On 25th February 2019, Feminism in India team gave a talk to Friedrich Naumann Foundation Delhi’s international scholarship students on the
A major part of the talk revolved around the caste system in India and how it’s still practised in the present society in various forms. Amudha MV and Suman Saurav, the content editor and digital editor at FII respectively, talked about the discriminatory practice of the caste system in India. From talking about the origin of the caste system to the inclusion of provisions to protect people of Scheduled Caste, Scheduled Tribe and other backward classes in our constitution, from caste-based crimes to other forms of caste-based discrimination in both urban and rural India – the talk shed light on the age-old evil practice.
While many of us prefer to turn a blind eye to the fact that caste-based discrimination still exists in our society, it doesn’t take away from the fact that it is alive, breathing and throbbing. While the origin of it can be found in various religious scriptures, its presence in the present era is a proof that it is so deeply ingrained in us through thousands of years of discriminatory practices that we are all practising it in some form or other, both directly and indirectly. Restricting our domestic help from sitting with us on the same bed or sofa, being aggressively opposed to inter-caste marriages, the increasing caste-hatred reflective in the growing number of caste-based violence, are some of the examples of how casteism still prevails. When it comes to rural areas the situation is even worse. Having separate wells and water tanks, different praying hours for temples, and the rampant practice of untouchability, these are all realities of caste based discrimination.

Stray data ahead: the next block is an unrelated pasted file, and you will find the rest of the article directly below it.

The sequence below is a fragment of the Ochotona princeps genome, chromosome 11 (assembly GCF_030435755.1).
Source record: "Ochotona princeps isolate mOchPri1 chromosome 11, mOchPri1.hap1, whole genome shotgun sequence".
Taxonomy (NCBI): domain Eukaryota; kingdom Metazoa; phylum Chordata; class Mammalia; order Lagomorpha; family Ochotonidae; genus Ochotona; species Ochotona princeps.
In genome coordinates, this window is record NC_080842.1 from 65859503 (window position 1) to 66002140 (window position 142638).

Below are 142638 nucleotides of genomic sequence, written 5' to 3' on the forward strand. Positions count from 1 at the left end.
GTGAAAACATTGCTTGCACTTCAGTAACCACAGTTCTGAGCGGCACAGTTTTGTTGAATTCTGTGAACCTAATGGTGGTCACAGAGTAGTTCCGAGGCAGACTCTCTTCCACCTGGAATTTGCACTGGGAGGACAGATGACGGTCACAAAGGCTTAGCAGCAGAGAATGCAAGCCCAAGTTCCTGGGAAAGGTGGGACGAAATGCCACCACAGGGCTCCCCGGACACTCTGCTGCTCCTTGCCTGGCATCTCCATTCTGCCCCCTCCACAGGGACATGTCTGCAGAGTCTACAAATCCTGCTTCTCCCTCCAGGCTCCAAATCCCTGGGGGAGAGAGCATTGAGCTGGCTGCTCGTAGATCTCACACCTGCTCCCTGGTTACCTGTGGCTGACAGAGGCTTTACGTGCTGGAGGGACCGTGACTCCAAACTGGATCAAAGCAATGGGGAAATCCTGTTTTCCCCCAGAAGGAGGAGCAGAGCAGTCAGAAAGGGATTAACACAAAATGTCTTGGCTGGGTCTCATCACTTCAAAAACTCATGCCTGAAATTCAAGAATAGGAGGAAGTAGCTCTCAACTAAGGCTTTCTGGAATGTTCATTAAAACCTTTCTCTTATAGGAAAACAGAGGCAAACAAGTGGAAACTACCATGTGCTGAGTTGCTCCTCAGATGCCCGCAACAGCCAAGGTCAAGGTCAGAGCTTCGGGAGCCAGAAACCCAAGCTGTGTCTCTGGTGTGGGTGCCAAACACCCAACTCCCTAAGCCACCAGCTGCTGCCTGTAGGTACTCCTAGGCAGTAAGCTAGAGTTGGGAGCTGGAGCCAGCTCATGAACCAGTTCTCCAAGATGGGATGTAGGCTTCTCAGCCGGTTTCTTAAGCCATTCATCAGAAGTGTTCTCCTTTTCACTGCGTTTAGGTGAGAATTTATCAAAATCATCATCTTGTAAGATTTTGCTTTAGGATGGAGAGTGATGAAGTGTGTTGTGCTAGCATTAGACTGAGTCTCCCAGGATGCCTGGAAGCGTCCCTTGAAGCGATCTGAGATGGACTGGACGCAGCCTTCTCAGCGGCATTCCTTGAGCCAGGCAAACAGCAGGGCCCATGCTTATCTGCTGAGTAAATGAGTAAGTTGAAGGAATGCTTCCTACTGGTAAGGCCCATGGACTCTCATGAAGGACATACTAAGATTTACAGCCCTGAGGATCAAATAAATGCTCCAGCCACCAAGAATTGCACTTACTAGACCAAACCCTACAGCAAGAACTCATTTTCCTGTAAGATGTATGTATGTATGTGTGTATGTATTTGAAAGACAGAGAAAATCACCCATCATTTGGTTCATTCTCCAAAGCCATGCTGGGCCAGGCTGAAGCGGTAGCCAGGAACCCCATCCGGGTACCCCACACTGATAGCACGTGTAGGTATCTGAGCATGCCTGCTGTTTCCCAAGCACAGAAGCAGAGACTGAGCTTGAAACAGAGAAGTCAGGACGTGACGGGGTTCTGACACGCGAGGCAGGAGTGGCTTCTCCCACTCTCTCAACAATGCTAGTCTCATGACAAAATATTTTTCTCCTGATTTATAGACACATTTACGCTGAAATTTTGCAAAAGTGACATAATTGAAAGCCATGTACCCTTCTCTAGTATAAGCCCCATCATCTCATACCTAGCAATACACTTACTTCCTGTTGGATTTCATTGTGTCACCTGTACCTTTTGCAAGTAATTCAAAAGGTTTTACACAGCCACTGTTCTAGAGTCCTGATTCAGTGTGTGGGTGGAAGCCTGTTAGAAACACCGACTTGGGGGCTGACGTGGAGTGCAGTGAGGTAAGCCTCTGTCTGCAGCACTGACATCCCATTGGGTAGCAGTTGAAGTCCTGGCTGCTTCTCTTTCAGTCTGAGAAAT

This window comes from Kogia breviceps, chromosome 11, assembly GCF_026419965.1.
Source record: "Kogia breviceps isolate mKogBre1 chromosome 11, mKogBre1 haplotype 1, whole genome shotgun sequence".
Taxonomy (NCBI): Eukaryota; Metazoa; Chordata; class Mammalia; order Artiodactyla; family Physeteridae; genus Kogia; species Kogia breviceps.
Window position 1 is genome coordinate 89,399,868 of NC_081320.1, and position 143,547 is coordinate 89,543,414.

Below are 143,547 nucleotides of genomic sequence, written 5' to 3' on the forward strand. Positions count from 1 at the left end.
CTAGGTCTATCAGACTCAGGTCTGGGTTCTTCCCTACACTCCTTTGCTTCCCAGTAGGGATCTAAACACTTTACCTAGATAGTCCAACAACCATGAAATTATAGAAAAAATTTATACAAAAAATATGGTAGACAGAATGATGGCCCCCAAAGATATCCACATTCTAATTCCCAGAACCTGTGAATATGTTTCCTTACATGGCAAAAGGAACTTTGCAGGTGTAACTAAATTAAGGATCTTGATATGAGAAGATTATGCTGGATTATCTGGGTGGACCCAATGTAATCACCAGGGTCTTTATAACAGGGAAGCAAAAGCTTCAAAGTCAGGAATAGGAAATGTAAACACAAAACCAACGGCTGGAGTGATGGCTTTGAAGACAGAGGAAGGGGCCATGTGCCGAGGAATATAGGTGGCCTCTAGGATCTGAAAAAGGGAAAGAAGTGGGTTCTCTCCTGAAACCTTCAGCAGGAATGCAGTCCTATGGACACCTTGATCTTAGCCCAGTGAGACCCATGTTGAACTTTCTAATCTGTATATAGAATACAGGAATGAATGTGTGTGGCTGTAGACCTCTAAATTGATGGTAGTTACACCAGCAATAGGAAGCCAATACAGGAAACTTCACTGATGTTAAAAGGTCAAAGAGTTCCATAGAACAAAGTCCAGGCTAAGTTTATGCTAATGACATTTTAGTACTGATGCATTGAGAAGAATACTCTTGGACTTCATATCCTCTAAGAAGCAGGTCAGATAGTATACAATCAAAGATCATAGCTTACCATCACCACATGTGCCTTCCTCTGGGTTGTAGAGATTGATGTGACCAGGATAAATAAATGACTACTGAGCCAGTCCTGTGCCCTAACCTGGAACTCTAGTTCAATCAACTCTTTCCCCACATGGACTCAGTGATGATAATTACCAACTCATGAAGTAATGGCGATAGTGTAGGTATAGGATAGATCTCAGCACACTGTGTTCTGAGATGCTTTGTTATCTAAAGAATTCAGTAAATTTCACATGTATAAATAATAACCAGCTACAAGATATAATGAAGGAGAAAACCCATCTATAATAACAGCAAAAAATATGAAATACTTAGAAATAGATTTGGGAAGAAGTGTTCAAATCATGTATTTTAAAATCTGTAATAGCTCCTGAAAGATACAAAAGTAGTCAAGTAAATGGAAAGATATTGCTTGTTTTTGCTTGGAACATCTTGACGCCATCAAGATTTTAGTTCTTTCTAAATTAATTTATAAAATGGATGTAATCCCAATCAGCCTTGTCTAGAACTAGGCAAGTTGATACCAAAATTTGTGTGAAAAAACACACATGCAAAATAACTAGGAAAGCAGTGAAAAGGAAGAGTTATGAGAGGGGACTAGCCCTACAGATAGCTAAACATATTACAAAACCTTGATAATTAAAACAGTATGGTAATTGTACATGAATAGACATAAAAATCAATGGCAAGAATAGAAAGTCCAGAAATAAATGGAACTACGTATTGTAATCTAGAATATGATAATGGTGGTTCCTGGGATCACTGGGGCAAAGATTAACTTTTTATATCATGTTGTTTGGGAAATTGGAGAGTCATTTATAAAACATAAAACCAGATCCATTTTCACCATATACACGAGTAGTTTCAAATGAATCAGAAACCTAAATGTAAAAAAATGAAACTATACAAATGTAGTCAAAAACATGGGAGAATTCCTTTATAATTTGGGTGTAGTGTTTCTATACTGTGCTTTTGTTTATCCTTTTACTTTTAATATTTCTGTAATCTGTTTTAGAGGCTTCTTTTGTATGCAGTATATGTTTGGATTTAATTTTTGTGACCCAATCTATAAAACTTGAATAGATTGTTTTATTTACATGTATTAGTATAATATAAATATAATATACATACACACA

The talk, while touching upon all the above-mentioned points, also included sharing of personal experiences related to caste-based discrimination, followed by a Q&A session. Asmita Ghosh, the Campaign Manager at FII ended the talk by explaining the various aspects of this very intersection.
Discrimination is not horizontal but takes place vertically, where a Dalit woman faces discrimination not just because of her gender but also because of her identity as a Dalit. Hence, discrimination is layered and it is important to recognize that. Recognising this intersection can help us build a society whose structure of equality is laid on a strong foundation of equity.